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Why Separate? A psychodynamic observation

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Great contributions on “what happens,” though I’m curious also as to “why.” There are important developmental processes in play as we move from total dependency and both biological and relational immaturity at birth to the gradual emergence of a sense of self as unique and separate from our source. 

Many of those investigating infancy and early childhood have found a psychodynamic perspective quite helpful, and even though the early theories are out of favor they have emerged as quite influential in understanding the nuances of early attachment and then later adult relationships. 

Because these relational dynamics saturate the fabric of all human interactions (and even the internal landscape of our relationship with ourselves), they contribute enormously to what we see, for example, in the climate sphere. Consider that everyone has conflicting feelings about being dependent on a mother, an other who can at best only guess at the needs and subjective experience of those in her care.  We carry that into all our contacts with others, even in fantasy. So note that “it’s not nice to fool Mother Nature!” might sell margarine exactly because we thrill at fooling her given how unhappy it was to be under her green thumb!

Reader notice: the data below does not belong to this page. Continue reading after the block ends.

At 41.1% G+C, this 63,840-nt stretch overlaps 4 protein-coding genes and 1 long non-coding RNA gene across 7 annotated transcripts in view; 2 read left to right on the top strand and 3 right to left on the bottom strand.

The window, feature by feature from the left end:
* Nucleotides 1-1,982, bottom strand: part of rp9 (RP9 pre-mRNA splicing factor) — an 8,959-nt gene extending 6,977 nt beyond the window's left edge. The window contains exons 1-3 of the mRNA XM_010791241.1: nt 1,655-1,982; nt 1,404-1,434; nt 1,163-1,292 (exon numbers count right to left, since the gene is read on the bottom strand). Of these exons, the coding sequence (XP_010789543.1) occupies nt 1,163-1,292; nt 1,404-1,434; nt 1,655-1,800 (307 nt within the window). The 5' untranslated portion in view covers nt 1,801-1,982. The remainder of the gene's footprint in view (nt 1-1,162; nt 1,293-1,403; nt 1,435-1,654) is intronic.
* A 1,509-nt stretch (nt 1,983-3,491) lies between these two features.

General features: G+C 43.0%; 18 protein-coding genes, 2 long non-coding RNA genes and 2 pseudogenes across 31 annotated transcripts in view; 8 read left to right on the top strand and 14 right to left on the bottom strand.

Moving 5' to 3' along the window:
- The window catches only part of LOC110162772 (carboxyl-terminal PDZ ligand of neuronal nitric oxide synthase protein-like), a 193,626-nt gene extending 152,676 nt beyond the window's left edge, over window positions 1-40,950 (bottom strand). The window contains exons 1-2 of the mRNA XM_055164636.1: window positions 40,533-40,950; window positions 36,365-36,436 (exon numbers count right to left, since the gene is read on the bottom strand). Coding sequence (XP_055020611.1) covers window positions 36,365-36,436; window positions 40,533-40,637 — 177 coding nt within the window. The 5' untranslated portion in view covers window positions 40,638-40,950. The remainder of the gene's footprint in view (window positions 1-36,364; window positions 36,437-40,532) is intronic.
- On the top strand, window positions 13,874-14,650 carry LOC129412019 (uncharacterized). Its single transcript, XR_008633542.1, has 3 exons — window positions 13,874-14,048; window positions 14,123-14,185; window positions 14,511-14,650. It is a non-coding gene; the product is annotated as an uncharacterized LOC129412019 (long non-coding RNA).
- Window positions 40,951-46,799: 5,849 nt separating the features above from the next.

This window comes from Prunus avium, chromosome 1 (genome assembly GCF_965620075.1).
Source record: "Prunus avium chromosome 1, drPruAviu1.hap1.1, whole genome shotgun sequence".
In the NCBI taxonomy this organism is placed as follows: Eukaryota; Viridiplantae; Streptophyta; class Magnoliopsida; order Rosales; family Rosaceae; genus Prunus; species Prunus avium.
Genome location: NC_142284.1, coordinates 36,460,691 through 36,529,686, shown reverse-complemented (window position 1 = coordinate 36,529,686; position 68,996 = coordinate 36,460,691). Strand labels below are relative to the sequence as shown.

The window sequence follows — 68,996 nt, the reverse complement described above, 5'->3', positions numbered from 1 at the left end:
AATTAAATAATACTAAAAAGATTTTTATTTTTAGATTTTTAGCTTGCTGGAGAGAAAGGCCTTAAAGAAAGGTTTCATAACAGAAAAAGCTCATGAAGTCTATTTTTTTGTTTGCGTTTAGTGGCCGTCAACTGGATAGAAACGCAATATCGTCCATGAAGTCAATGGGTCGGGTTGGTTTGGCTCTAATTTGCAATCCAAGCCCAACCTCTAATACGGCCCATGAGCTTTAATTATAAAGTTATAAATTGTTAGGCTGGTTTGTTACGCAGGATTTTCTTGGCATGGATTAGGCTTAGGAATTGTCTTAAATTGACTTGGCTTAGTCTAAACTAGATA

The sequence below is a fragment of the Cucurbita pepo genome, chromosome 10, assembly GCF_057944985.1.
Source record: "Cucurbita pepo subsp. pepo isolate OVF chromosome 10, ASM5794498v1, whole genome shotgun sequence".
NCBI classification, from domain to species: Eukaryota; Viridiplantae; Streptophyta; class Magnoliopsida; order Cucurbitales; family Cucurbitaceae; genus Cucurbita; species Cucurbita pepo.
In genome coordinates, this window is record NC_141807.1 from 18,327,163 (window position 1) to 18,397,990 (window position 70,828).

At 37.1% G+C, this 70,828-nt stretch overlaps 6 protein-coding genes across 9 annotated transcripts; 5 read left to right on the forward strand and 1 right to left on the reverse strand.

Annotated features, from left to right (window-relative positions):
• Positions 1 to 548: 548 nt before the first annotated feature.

It’s certainly not true that understanding unconscious dynamics will make a significant change in personal behavior or social policy. That will take emotional work and “working through.” But it cannot but help our understanding to add an element of self-awareness to the discussion of why we are having such difficulty getting a grip.

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